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eval MySQL commands

P: n/a
I'm trying to create a generic object that will work for several
different types of databases. Does anyone know why this won't work?

// Connect to the database
$cmd = $this->db_type . "_connect (\"" . $this->server . "\", \"" .
$this->login . "\", \"" . $this->password . "\");";
$this->id = eval($cmd);

In this case, $this->db_type = "mysql".

Thanks!
Jul 17 '05 #1
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4 Replies


P: n/a
Steve Steward wrote:
I'm trying to create a generic object that will work for several
different types of databases. Does anyone know why this won't work?

// Connect to the database
$cmd = $this->db_type . "_connect (\"" . $this->server . "\", \"" .
$this->login . "\", \"" . $this->password . "\");";
$this->id = eval($cmd);

In this case, $this->db_type = "mysql".

Thanks!


You could use object-oriented programming for that. Simply define an
abstract DB connection class and implement this interface for each real
DB connection desired.

--
Guillaume Brocker
Jul 17 '05 #2

P: n/a
Guillaume Brocker wrote:
Steve Steward wrote:
I'm trying to create a generic object that will work for several
different types of databases. Does anyone know why this won't work?

// Connect to the database
$cmd = $this->db_type . "_connect (\"" . $this->server . "\", \"" .
$this->login . "\", \"" . $this->password . "\");";
$this->id = eval($cmd);

In this case, $this->db_type = "mysql".

You could use object-oriented programming for that. Simply define an
abstract DB connection class and implement this interface for each real
DB connection desired.


Or you could save yourself the effort and use either the PEAR or ADOdb
database classes.

Chris

--
Chris Hope
The Electric Toolbox Ltd
http://www.electrictoolbox.com/
Jul 17 '05 #3

P: n/a
Guillaume Brocker <gu***************@ircad.u-strasbg.fr> wrote in message news:<40***********************@news.free.fr>...
You could use object-oriented programming for that. Simply define an
abstract DB connection class and implement this interface for each real
DB connection desired.


I am using OOP code. (Note the $this->id, etc.) The actual DB
connection I'm not as worried about. It's all the other fuctions.
(fetch rows, results, fields, etc)

I had a project recently where the client switched servers when I was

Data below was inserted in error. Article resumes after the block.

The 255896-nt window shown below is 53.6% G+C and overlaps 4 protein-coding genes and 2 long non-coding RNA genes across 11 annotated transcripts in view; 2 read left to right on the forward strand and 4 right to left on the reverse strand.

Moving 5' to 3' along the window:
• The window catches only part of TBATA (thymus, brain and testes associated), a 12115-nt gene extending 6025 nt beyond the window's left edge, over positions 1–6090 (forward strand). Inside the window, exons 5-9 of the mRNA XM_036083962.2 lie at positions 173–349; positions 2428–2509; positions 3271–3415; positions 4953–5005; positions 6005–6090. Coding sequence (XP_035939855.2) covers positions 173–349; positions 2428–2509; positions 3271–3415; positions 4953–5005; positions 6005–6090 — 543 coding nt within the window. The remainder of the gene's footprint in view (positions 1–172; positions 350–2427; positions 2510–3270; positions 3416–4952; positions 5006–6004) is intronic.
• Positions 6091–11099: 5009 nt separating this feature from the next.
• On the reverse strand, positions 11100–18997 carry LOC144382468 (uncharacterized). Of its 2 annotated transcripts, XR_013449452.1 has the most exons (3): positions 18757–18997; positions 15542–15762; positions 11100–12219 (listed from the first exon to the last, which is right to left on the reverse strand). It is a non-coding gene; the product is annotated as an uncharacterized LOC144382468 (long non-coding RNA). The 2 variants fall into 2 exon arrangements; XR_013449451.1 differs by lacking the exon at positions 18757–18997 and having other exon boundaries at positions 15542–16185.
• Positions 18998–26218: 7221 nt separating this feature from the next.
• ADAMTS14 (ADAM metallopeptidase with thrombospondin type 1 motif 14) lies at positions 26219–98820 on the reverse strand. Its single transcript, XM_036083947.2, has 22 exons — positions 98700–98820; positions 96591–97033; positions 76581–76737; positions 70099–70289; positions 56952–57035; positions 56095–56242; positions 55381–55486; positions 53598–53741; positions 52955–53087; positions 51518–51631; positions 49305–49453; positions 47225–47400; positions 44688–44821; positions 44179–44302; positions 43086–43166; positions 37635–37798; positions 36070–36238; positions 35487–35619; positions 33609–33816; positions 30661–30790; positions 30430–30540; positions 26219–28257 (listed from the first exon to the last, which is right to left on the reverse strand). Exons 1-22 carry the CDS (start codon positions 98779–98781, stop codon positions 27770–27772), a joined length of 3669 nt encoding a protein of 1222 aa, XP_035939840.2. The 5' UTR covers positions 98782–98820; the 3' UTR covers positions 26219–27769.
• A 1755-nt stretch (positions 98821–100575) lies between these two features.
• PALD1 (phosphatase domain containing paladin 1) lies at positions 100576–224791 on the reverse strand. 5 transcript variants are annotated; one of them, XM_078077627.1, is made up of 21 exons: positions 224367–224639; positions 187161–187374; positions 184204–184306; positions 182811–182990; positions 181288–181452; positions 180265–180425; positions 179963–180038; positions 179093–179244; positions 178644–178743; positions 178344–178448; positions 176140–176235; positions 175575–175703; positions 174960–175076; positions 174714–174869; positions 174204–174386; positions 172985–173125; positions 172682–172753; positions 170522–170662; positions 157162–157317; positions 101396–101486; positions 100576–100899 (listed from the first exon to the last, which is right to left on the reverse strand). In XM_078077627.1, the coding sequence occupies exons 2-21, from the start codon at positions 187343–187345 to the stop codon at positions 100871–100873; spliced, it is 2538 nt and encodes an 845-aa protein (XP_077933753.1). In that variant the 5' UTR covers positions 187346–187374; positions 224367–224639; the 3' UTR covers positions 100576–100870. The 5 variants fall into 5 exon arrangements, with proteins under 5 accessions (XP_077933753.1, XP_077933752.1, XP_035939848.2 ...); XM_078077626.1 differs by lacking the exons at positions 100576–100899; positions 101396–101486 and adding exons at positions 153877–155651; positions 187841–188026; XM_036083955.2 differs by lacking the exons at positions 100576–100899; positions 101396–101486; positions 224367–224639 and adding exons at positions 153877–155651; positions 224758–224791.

90% of the way through the project. Because of that, I had to go
through all my DB code and change it from MySQL to MS SQL. I was
hoping to create a fairly straight forward object where I could just
change the "db_type" in the object definition to change databases.

Because PHP using similar function names for most MySQL and MS SQL
commands, I could set up a whole series of methods in my object to
define what I want to do. So, I just say $db->getRow() and it handles
the rest. I don't know about other database types other than MySQL and
MS SQL. I don't have access to those databases to test it so I'm only
worried about those two for now.

In the object I just say:

$cmd = $db_type . "_fetch_row($this->results);";
eval($cmd);

But, this doesn't work for some reason.

If I define objects for every type of database connection, then I
haven't really gained anything have I? I will still have to deal with
a whole bunch of objects instead of just one. I guess it might be a
little simplier but it sounds like a lot of work for very little
payoff. Am I missing something?

Great suggestion, though. Good to see we're on the same track. :)
Jul 17 '05 #4

P: n/a
On 20 Apr 2004 14:05:32 -0700, st***********@bhi1.com (Steve Steward) wrote:
Guillaume Brocker <gu***************@ircad.u-strasbg.fr> wrote in message news:<40***********************@news.free.fr>...
You could use object-oriented programming for that. Simply define an
abstract DB connection class and implement this interface for each real
DB connection desired.


If I define objects for every type of database connection, then I
haven't really gained anything have I? I will still have to deal with
a whole bunch of objects instead of just one. I guess it might be a
little simplier but it sounds like a lot of work for very little
payoff. Am I missing something?


Yes - you define the interface in the base class, but then you override the
database-specific parts in the subclasses, that inherit from the base class.

You then use _exactly the same code_ in your application, regardless of what
database you're connected to (and so which subclass you're using), using only
the interface defined by the base class.

The only difference is at connect time, when you specify the database you
connect to - that's where you choose which class you instantiate; maybe the
MySQL subclass, or maybe the MS SQL one. From then on, the actual class isn't
relevant.

--
Andy Hassall <an**@andyh.co.uk> / Space: disk usage analysis tool
http://www.andyh.co.uk / http://www.andyhsoftware.co.uk/space
Jul 17 '05 #5

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